Nice effects though.
From my favorite movies..
Tells a fascinating and unsettling true story, and does so well, without pretending to have all the answers.
Keanu has tried to shed his dumb guy persona for quite some time. Even in excellent films like "Point Break" or "The Matrix" he was still playing a doofus. With the John Wick films, Keanu is a next level badass and completely divests himself from Ted (although he's reprising his role in an upcoming third film). This sequel picks up right after the first John Wick film, with Keanu being pressured to pay back a debt that originally got him out of his hitman life in the first place. He's been asked to kill a powerful mob boss by her brother. After doing so, the brother puts a huge bounty on Wick's head and he has to fight off hitmen and hitwomen at every turn. That is everywhere except for The Continental Hotel, an underworld sanctuary run by Ian McShane where no killing is allowed. When characters who've fought each other to a bloody pulp meet up at the Continental, they must peacefully coexist. However, as cool as The Continental is of an addition to the John Wick universe, it's the unbelievably great action sequences from director Chad Stahelski and writer Derek Kolstad that make this film so memorable, even for even the most jaded of action film fan. Kolstad's script sets up some great action sequences (there's an excellent hall of mirrors finale, although most filmmakers should know that they're never going to top Orson Welles' "The Lady from Shanghai" climax), but it's director Chad Stahelski who makes the action sequences something wholly original and something not seen on screen before. Hong Kong action films of the 80s and 90s brought something original and new to action films (which were then endlessly imitated in American action films like "The Matrix" or "Desperado", but there really hasn't been anything since then that seemed all that different from what's come before (maybe Kurt Wimmer's "Gun-Fu" in "Equilibrium" and "Ultraviolet," but that too borrowed heavily from Hong Kong action cinema). The action in John Wick is fast, aggressive, and mixes hand-to-hand and gun-play in a way that has not been done before on film. The film is expertly shot by ace cinematographer Dan Laustsen ("The Shape of Water" "Crimson Peak" "Silent Hill" "Brotherhood of the Wolf"). The action is fast, bloody, and brutal, which is to say it's not going to be for all tastes, but if you're a fan of action films, you'll likely find this sequel equal if not better than the first John Wick film. Besides the top tier action, you have an even better cast than the first film, which includes Riccardo Scamarcio, Ruby Rose (as a very cool mute hitwoman), Laurence Fishburne, John Leguizamo, Bridget Moynahan, David Patrick Kelly, Peter Stormare, and even Franco Nero! Top that off by a surprise appearance by a Commodore VIC-20 used by The Continental Hotel staff and at the end of the film and that adds up to one of the best action films to come out in years!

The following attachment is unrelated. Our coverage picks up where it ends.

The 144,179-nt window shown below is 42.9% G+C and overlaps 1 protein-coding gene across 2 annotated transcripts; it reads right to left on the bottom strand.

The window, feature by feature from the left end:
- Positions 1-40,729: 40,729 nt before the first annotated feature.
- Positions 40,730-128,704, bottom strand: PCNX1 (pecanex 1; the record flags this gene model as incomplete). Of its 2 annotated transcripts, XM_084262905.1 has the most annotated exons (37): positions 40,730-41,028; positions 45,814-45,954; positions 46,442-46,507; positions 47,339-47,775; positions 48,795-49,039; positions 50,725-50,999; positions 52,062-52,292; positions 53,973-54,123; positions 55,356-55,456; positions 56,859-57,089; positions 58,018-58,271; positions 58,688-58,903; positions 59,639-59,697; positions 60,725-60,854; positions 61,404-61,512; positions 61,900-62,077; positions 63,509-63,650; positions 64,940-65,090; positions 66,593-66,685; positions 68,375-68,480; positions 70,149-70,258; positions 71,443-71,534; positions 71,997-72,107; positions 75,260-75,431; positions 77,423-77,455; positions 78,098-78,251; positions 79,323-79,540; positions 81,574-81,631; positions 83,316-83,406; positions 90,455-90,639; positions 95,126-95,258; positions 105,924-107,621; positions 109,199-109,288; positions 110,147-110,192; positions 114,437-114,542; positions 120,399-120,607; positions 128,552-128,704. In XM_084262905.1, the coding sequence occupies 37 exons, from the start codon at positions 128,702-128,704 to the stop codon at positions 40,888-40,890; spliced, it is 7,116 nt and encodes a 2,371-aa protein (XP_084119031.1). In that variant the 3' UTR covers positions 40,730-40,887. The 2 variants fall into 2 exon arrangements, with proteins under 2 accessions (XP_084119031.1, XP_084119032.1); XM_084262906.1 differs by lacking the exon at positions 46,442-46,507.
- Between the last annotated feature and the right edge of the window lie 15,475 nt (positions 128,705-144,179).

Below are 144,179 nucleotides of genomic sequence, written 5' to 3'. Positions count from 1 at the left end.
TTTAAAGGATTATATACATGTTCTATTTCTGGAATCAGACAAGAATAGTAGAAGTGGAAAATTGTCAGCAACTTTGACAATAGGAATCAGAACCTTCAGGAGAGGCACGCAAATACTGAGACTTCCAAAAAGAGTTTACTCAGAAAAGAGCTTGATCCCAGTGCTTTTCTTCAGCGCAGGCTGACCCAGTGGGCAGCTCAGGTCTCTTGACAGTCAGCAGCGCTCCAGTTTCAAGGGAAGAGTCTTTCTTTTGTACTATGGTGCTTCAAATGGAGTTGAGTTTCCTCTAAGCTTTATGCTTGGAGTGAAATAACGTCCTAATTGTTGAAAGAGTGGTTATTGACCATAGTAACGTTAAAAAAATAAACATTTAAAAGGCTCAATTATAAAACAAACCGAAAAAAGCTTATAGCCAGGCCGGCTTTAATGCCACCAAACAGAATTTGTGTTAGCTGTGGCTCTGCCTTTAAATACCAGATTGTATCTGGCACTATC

Simply put, this fails in every way the original succeded, a complete backflip from the original character arc, a poor excuse for a blockbuster.